have been intimately involved in projects as many of you have in the past
and present.  I also can't claim to have all of the answers.  But I do feel
strongly that the current model will not scale and we've felt the pain for
quite a while.  Hiring Samantha to manage projects was a temporary bandage,
but we need a change in direction to ultimately stop the bleeding.

Far be it from me to present a problem without a solution so I'm going to
give it my best.  It's just an idea at this point and it's not fully
vetted, but hey, that's what a Board is for, right?  To work together,
create a new vision, and hand off to our staff to execute.

*The Proposal:*
We forget about trying to classify projects into buckets based on a level
of maturity.  Instead, projects are effectively one of two things:

1) An OWASP Project: This is a project owned and maintained by OWASP.
Features should be directed by the community via a up/down voting system a
la reddit.  Work on the project can be paid or unpaid.  These should be
projects of massive value not only to OWASP, but to the security community
and even the world.  We should spend 95% of our project time and resources
here because this is where the rubber meets the road.  We should be pimping
the shit out of these.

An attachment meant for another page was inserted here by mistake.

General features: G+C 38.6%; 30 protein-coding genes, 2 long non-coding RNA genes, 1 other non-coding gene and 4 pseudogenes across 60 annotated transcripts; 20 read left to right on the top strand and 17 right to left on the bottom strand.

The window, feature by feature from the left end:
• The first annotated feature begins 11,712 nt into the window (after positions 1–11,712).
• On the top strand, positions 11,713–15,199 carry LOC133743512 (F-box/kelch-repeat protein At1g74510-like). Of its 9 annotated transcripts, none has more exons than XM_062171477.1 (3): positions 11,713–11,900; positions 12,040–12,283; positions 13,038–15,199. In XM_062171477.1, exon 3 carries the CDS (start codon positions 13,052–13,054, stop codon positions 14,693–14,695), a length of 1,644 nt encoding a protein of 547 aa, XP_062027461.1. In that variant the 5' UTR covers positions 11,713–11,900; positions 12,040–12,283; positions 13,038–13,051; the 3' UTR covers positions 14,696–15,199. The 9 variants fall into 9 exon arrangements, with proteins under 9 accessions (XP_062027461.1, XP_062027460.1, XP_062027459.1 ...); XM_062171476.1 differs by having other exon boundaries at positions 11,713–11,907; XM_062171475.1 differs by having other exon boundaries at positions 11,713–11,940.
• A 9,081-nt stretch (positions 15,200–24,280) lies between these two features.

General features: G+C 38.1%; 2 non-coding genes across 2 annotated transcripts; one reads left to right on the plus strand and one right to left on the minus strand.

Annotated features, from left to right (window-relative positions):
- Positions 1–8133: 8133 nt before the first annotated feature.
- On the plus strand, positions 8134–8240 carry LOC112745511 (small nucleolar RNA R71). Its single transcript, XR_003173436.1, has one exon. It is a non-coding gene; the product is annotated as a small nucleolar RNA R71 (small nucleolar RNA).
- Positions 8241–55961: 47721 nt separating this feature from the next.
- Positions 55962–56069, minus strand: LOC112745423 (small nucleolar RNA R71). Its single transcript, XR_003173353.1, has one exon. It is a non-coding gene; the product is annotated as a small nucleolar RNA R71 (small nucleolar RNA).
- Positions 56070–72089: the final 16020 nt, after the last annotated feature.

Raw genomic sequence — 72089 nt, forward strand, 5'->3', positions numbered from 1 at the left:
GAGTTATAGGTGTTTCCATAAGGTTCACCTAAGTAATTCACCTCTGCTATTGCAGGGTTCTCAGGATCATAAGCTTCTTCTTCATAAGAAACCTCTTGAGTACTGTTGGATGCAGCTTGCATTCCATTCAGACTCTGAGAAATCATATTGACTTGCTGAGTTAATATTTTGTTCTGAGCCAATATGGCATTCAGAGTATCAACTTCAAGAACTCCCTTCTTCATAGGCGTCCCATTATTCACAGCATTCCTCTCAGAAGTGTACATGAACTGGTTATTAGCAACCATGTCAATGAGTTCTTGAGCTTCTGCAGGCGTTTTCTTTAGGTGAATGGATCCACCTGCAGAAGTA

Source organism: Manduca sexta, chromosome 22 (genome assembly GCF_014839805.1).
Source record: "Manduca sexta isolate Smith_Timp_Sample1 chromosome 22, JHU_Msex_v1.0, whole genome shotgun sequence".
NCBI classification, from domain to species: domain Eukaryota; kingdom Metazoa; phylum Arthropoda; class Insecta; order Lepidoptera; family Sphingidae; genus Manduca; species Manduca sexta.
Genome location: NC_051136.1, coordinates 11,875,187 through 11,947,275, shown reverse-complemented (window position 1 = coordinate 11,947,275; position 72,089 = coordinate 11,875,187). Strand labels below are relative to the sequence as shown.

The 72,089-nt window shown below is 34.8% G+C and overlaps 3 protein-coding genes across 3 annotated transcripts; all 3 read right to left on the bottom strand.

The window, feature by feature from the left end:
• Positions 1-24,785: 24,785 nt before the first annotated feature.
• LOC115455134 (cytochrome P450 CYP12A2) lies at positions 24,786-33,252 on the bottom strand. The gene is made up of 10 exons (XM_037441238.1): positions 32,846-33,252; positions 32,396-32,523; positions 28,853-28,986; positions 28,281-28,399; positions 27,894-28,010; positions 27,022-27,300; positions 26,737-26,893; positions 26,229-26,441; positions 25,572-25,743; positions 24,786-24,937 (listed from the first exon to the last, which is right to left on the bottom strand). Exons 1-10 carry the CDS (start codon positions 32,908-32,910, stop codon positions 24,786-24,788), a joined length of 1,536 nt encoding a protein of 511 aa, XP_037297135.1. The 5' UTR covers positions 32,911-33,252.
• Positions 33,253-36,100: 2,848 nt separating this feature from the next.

2) Everything Else: These are cool ideas that OWASP supports.  When they
submit, we give them some basic classification questions to figure out why
a security professional would want to use them.  We create a system to
search and sort these tools.  We help to pimp them when possible, but
direction, vision, etc is driven by the individual project leads.  The only
real requirement here is that the project is open source.  It doesn't even
have to live on our servers.  We're effectively an index for these and do
little more than that.  Maybe we track a last update or level of activity
or something, but nothing more.

All a project needs to do is submit a simple form and be verified as having
the proper licensing/source availability to be listed on our site.  This
should be easily manageable and scalable as we're just managing new
submissions, not existing projects.  If one of those #2 projects ever
decides that they are done running by themselves and wants #1 status, they
can donate their code to OWASP and a technical council would give it a
thumbs up or down as to whether it belongs in #1 project bucket.  The
question ultimately being whether it's a project that is visionary and
benefits the world at large or something solving some smaller corner case
issue.

Under this model we can certainly have stakeholders, but the true owners of
any OWASP project is the community.  The model provides recognition to all,
but allows us to put our eggs in the basket with the tools that matter the
most.  It helps to prioritize resources and allows the community to set the
vision and direction of OWASP.

So, what do you think?  I realize that this is a big time change in
direction, but it's well in line with our mission and builds on our
strengths rather than allowing us to skate along with our weaknesses.  I'm
interested in your feedback.

~josh